Mother's Milk Is The Best Nutrition For The Child
Mother's Milk Is The Best Nutrition For The Child
World Breastfeeding Week, 1-7 August 2012
Shobha Shukla – CNS
(CNS): Mother’s milk is the ideal nutritionally perfect food for newborns and infants. It is like nectar for the infant and is aptly called the first vaccine that can be given to the child. During the initial post natal phase, breast milk is in the form of yellow viscous milk or colostrums which is packed with antibodies (immune globulins), and give the child an integral immunity against various diseases, including acute respiratory infections and diarrhoea. Breast milk is also rich in proteins, has enzymatic activity that prevents the growth of bacteria and viruses, and fulfils all the nutritional requirements of the new born for the first six months. It is safe, easy to digest, is readily available and very affordable. Thus breastfeeding is the cheapest and most effective way to ensure a child’s health and survival.
Exclusive breast feeding implies that the child should be only, and only, on mother's milk from first hour of birth up to a minimum of six months, without any other supplement like water, honey, gripe water or any top feed. If only every infant were exclusively breastfed during the first six months of life, an estimated 1.5 million human lives would be saved every year on this earth. Elaborating on the merits of breast feeding, Dr Amita Pandey, Associate Professor of Obstetrics and Gynaecology, King George’s Medical University (KGMU) said to Citizen News Service (CNS): “I work in a government hospital and the only feeding modality that is advocated in our setup is exclusive breast feeding (no water, sugar, gripe water, honey, or coconut water) during the first 6 months of life. We let the mother start feeding the baby as early as within 10 minutes of delivery. We put the baby, cord and all, on the mother’s abdomen, and it crawls up and starts suckling. This early suckling also helps in the delivery of the placenta and the membrane.”
Ironically, Aakanksha, mother of a one month old baby (delivered through a caesarean section in a private nursing home) told that as she did not lactate immediately after the delivery, the doctor allowed her to feed her baby on formula milk through an unsterilized cup and spoon for the first two days. Later she switched on to breast feeding the child. Similarly, another young mother Veena said that though she was breastfeeding her infant daughter, she had given her water too. She was unaware of the harms of letting the baby drink water along with mother’s milk. However, Prerna, the proud mother of a week old caesarean infant is strictly exclusively breastfeeding her son and is determined to continue with it for the next 6 months.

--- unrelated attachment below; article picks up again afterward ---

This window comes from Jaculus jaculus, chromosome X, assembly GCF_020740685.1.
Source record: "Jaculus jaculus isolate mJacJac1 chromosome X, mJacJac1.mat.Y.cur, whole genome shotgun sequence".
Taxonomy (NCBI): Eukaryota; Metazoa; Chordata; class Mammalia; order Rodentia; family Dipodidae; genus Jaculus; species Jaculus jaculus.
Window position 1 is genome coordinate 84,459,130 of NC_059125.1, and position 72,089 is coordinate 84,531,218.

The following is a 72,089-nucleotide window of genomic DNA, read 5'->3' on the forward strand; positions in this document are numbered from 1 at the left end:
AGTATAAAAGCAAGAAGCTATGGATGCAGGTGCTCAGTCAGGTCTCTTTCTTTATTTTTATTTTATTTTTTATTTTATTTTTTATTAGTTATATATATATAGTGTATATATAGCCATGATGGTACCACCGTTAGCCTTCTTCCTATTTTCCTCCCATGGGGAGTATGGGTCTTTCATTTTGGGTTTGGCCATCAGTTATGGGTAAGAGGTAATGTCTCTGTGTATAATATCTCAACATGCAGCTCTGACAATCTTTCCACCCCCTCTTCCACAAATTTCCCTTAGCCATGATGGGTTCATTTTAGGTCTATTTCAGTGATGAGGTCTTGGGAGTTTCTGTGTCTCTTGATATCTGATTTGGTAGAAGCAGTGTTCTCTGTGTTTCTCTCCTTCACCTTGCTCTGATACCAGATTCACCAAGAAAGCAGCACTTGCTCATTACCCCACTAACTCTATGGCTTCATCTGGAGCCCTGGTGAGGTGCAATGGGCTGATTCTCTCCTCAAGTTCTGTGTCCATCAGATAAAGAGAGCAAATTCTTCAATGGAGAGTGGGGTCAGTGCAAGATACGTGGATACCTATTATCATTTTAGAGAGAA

According to Dr Neelam Singh, Consultant Obstetrician and Gynaecologist, “Not only the doctor, but everyone who converses with a new mother-- the nurse, attendant and her family members--has a distinct role to play. The doctor’s responsibility is to assure the mother that she can give her child complete nutrition by exclusive breastfeeding and to ensure that breastfeeding is started early. The paramedical staff should educate her about the benefits of breastfeeding and help her continue with it. The family’s role is to support her and take good care of her food and nourishment.”
Despite the medical fraternity vouching for the efficacy of mother’s milk, less than 40% of infants below six months of age are exclusively breastfed worldwide. In the state of Uttar Pradesh, only 17.7% of the children aged 6-35 months are exclusively breastfed for the first six months. In UP alone, which has the dubious distinction of having the highest infant, neonatal as well as under five mortality rate in India, around 70,000 child deaths can be prevented every year if adequate breast feeding practices are followed and children receive only breast milk for the first 6 months of their life.
Bottle feeding is taken as a sign of modernity in urban as well as rural Indian households, with scant regard for the level of hygiene required. It is not uncommon to find even poor women resorting to bottle feeding their child with goat or cow milk. Adding fuel to fire are the glamorous advertisements of infant formula milk and baby food, showing suggestive models of chubby, smiling babies, to entrap the modern urbanite mother and tempt her to formula-feed her child instead of her own milk. Infant formula milk may at times meet the nutrient requirements but it does not have the immune globulins. Also, the level of hygiene demanded by bottle-feeding is very hard to meet especially in a country like India. This predisposes the child to more infection. Moreover maternal and infant bonding, which is crucial to the emotional development of the child, cannot be provided by these foods. Bottle feeds and formula milk can never be a replacement for breast milk.